- Finally, to be fair the courts do need to develop better systems for what I term “bulk filers”. It looks like the example provided is by a firm that does this type of work say for collections and property matters. In that instance there should be the ability to submit multiple cases/documents in one transaction with a requisite reduction in service fees. A few courts have already looked and implemented that approach including the use of subscriptions for “frequent fliers”, er... filers.
What a great discussion, wouldn’t you agree? We’d love to hear more! Reply to this post and let the legal community know what you think.
Could the court filing you sent in by fax or by mail be stuck in a court's central respository while your opponent rushes to the court in person to seek a default? According to the latest post on The Lawyerist, the answer is a startling "Yes."
Photo credit: KFoster0791
Author and State Bar defense attorney Megan Zavieh writes:
Many courts around the country allow filing by fax. They seem great to time-starved lawyers, but consider this. What would happen if as a litigator, you work feverishly to complete a brief on time, and when it is finally ready, you look at the clock and listen to the traffic report, and you realize that you just cannot make it to the courthouse to file in person at the clerk’s office before they close. Remembering that your court allows filings by fax, you rush to your fax machine and send off the filing. You go home for the night, satisfied with your work and confident in your filing. Only trouble is, your fax went to a central repository in another city – the one set up by the court to receive fax filings, but a central repository nonetheless. It will not show up on the docket sheet for a few days. Your adversary rushes to court in the morning seeking a default against your client; when the court looks at the docket sheet, it looks like you have not responded. So, a default is entered. The next thing you hear on the case is that a judgment has been entered against your client. When the clerk finally gets around to processing our faxed filing, they will not enter it on the docket because there is already a default entered.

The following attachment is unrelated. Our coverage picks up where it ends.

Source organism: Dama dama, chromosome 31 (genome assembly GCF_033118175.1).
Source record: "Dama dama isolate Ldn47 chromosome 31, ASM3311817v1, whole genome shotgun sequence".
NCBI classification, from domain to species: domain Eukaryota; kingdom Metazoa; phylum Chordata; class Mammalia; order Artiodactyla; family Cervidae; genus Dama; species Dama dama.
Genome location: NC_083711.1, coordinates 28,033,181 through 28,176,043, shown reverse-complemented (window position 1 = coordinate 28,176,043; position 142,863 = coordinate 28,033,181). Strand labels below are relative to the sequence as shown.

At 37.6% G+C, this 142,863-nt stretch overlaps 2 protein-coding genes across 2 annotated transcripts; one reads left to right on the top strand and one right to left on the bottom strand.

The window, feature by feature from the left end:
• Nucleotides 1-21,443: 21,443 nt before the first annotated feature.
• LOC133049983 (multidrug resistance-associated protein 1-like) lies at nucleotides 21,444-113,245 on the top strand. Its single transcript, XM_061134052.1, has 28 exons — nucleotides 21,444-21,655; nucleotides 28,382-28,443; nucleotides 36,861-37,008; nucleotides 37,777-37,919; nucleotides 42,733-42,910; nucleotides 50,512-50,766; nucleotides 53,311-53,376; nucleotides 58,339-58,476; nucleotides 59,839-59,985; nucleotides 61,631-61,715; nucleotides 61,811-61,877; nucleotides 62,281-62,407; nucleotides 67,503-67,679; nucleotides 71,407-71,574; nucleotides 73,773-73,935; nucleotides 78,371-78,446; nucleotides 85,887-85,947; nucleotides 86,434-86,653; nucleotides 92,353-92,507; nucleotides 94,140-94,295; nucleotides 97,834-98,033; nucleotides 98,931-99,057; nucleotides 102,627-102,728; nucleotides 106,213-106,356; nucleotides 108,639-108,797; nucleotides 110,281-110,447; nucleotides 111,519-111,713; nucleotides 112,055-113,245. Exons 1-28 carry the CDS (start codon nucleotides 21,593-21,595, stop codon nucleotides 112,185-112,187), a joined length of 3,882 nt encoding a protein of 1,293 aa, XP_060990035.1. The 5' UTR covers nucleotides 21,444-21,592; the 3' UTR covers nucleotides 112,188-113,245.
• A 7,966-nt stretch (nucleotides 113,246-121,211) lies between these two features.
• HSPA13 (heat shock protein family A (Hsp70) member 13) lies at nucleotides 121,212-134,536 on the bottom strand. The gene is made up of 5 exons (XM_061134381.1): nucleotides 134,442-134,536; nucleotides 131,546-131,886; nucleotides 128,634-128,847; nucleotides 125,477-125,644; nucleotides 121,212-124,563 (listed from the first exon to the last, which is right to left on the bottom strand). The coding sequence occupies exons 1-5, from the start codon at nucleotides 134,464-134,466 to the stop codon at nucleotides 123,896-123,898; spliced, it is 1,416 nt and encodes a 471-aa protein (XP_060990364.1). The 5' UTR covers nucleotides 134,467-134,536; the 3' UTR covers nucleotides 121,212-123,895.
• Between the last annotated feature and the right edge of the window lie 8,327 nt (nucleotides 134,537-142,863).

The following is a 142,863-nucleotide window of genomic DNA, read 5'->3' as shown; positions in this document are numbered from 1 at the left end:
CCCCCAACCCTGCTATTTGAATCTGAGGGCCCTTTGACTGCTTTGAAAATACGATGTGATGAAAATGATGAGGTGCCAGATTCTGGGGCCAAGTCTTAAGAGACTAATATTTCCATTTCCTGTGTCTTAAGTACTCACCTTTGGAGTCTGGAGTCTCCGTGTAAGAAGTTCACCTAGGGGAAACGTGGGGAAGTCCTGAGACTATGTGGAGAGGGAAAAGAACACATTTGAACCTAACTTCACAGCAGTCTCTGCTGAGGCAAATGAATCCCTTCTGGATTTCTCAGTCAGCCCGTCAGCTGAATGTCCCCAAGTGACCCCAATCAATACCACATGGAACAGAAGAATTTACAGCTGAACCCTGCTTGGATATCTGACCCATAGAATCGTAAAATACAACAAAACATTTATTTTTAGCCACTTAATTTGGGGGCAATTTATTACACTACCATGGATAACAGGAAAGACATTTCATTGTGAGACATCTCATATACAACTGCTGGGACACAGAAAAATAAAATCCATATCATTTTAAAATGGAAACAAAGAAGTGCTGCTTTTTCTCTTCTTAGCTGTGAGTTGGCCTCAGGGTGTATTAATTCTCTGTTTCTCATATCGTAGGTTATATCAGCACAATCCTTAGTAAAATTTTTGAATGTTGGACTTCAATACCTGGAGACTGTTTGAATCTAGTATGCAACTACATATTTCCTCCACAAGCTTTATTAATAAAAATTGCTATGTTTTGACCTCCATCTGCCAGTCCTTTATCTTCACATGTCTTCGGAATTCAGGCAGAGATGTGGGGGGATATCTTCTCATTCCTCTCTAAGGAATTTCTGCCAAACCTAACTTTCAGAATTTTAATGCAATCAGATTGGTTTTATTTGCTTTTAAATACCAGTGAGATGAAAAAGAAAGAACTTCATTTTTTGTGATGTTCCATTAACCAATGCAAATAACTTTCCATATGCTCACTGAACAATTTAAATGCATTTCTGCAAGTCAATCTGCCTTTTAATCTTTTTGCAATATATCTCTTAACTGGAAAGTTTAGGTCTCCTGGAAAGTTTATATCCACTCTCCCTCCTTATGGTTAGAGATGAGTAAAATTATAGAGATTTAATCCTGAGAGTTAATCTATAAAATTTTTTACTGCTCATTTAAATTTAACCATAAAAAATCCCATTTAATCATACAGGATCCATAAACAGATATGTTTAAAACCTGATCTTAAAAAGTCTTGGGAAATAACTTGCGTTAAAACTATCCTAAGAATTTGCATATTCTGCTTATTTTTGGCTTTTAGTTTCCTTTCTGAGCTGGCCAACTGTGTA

I hope this sounds far-fetched, because it should never happen. When a court issues rules allowing filings in various manners, it should take into account all the different ways a filing might be made before entering a default. When a court sets up a procedure to file by fax, it should set up infrastructure so that those faxed filings are handled with the same care and timeliness of an in-person filing. Yes, it should.
But what if I told you that this does happen, and that at least some courts with these procedures have no efficient way of handling fax filings, and that in these courts, a default may be taken despite a faxed response to a pleading, while the fax sits gathering dust in the central repository awaiting entry onto a docket sheet?
How to Avoid This
The Lawyerist article notes that practices such as faxing opposing counsel, sending a courtesy copy to the judge or calling the clerk can help filers avoid this pitfall in the legal system.
If you are filing with One Legal, then you need not be concerned about this. One Legal either files electronically directly into a court's case management system or, if the court is not yet enabled for eFiling, we send a One Legal team member to the clerk's window to file directly with the court. Our court filings bypass the central repository where faxed and mailed filings are processed. In these days of reduced staffing at many courts due to budget cuts, we find this is the best way to ensure our customers' filings are entered into the docket as soon as possible.
To read the rest of Megan's article on The Lawyerist, please click here.